The fight for justice for Joel is just beginning. We will continue to collaborate with other allies to support the U’wa as they demand an exhaustive investigation into exactly what happened and precisely who within the Colombian army was responsible.
ASSOCIATION OF U’WA TRADITIONAL AUTHORITIES AND COUNCILS
Ancestral Territory of the U’wa Nation
Communique for Colombian and International Public Opinion
JOEL AGUABLANCA VILLAMIZAR, one of our leaders of the U’wa Nation, was victim of a crime committed by the Colombian government through the government’s National Army, who due to a deficient intelligence process and inadequate following of the proper protocols during the development of their military operation against alias “Marcial”, third in command of the ELN’s Efraín Pabón guerrilla front, ended the life of our indigenous leader.
Joel was a spokesperson of our Main Council with functions as the Education Coordinator for the U’wa Nation, representative of the U’wa People before CONTCEPI, and who led the process of U’wa self education before the National Ministry of Education and the Education Secretariates of the departments of Santander, Norte de Santander, and Boyacá.
On May 29th of this year, Joel was in the ASOU’WA office in Cubará, Boyacá before leaving to visit his wife, in the area of Río Colorado, township of Chucarima, municipality of Chitagá, department of Norte de Santander. On the night of May 30th, the insurgent “Marcial” arrived along with other guerrillas to stay in the farm’s corral – found some 100 meters from the house – a situation that indigenous peoples and campesino peasants have had to suffer for decades, given that the region is entirely abandoned by the Colombian State.
On May 31st at 9:20 am, Joel was having his breakfast in the kitchen when a firefight broke out. The army soldiers yelled, “we have them surrounded” and continued firing. When all was done, the army medics moved Joel to the corral to perform first aid for 45 minutes. Joel died an hour and a half after being wounded. The insurgent leader “Marcial” had been running toward the house and was killed some 12 meters from where Joel was. Thereafter, the army captain ordered Joel’s brother-in-law to be brought and placed him face-down next to the insurgent “Marcial” and began to film a video, saying that no one else could record. The helicopter arrived four hours after everything happened, and the captain informed the judicial police that Joel was under the command of the insurgent “Marcial”, which is not true. In the end, in this operation the army made four captures, took down the guerrilla head “Marcial” and assassinated our U’wa indigenous leader.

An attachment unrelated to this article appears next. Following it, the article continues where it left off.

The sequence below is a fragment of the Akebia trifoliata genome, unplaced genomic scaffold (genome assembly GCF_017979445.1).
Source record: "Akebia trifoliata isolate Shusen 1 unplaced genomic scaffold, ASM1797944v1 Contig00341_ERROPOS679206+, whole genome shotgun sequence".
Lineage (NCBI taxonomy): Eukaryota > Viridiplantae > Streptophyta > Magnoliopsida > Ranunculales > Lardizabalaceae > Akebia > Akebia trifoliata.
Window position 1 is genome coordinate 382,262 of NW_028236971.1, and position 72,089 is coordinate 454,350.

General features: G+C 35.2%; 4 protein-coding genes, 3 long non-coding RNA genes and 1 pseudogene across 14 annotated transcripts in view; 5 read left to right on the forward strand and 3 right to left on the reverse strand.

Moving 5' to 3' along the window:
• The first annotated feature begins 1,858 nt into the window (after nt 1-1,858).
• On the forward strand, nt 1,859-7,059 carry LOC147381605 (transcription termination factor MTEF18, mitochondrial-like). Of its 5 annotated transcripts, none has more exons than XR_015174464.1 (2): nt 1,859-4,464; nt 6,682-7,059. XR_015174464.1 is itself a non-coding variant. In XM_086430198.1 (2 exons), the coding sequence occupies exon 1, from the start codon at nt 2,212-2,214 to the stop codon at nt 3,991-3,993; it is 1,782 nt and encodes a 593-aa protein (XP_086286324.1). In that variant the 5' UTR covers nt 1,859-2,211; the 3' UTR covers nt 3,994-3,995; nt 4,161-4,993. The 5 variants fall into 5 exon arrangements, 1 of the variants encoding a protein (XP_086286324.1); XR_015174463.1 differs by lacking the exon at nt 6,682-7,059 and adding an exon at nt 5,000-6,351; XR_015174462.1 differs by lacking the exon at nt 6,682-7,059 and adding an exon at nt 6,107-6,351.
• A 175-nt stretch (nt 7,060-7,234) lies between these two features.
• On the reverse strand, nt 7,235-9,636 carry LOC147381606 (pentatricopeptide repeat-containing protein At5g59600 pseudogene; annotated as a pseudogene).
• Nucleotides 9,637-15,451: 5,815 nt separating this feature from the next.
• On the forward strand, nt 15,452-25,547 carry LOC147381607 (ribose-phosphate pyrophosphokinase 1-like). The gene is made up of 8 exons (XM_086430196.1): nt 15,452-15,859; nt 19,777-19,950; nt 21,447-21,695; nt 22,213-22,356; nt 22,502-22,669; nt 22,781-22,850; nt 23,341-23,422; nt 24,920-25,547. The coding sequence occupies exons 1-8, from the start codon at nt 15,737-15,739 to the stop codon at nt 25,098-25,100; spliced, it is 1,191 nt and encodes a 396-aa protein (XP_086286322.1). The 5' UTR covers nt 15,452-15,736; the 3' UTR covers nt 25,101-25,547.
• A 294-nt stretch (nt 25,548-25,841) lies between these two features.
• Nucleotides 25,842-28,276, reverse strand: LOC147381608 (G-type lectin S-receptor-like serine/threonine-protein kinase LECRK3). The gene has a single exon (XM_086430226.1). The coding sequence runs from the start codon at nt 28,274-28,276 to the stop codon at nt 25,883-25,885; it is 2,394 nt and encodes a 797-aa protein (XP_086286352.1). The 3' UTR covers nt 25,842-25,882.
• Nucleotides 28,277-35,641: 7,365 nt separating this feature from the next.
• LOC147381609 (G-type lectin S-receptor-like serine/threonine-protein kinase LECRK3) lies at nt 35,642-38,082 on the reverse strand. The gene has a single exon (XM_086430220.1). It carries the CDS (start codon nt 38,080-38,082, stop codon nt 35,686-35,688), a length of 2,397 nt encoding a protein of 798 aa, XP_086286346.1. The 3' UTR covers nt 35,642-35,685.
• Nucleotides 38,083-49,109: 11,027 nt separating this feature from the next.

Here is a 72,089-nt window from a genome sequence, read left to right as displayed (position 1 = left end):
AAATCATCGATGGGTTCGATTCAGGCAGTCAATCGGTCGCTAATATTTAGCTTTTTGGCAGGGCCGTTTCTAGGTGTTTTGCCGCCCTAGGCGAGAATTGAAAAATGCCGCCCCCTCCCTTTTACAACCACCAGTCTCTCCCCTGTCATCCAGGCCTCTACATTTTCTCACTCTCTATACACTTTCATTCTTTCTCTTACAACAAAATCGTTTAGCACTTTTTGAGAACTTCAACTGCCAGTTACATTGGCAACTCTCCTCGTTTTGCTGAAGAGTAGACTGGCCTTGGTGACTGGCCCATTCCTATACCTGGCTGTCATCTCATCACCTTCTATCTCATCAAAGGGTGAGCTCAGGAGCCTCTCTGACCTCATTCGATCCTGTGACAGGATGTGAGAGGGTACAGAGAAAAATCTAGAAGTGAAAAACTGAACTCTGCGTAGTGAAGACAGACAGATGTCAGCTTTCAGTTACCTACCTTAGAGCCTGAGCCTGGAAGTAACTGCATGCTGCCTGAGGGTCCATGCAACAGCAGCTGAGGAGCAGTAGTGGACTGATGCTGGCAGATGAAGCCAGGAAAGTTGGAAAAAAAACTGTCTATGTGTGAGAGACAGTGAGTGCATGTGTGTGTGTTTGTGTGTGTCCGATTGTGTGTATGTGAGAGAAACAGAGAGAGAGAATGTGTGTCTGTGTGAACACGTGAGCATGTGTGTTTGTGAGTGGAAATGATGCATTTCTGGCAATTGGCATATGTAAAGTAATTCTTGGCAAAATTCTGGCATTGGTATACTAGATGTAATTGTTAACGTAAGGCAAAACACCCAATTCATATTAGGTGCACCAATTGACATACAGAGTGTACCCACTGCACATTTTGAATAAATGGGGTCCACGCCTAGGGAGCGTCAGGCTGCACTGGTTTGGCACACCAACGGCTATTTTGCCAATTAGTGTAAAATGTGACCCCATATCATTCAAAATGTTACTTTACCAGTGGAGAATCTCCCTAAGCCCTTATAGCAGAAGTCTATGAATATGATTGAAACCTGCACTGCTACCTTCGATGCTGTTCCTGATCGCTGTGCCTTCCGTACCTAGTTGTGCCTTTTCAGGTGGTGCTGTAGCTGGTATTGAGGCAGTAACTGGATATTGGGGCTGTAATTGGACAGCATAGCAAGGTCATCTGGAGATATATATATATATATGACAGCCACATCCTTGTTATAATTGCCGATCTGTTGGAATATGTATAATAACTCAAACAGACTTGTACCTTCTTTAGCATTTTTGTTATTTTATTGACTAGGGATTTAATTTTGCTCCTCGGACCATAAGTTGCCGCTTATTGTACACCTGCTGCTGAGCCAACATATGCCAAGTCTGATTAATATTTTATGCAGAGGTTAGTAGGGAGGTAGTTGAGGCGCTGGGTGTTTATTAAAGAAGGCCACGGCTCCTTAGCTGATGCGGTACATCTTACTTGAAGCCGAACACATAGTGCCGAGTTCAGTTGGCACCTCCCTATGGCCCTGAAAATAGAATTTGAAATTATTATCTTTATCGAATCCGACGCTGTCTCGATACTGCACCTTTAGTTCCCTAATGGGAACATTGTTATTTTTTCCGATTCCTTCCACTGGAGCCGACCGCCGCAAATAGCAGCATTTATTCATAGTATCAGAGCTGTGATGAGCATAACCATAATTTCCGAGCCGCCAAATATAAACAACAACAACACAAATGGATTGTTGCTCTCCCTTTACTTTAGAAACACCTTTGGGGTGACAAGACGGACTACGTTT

Our indigenous leader had no connection to the ELN guerrilla group and was victime of the soldiers of the 13th Brigade, who belong to the National Army’s Second Brigade. They tried at the outset to create a “false positive”, saying that Joel was a member of the security detail of Alias “Marcial”.
Faced with these facts, the U’wa People as represented by the U’wa Association, is conscious of the irreparable loss represented by the assassination of our leader and we ask the National Attorney General’s office to investigate what happened and clarify who the material and intelectual authors were. We ask the Control Organisms of the government that they provide the correct accompaniment to an investigation and the penal process. Additionally, we ask that national and international human rights organizations provide accompaniment in the investigative and judicial process both nationally and internationally.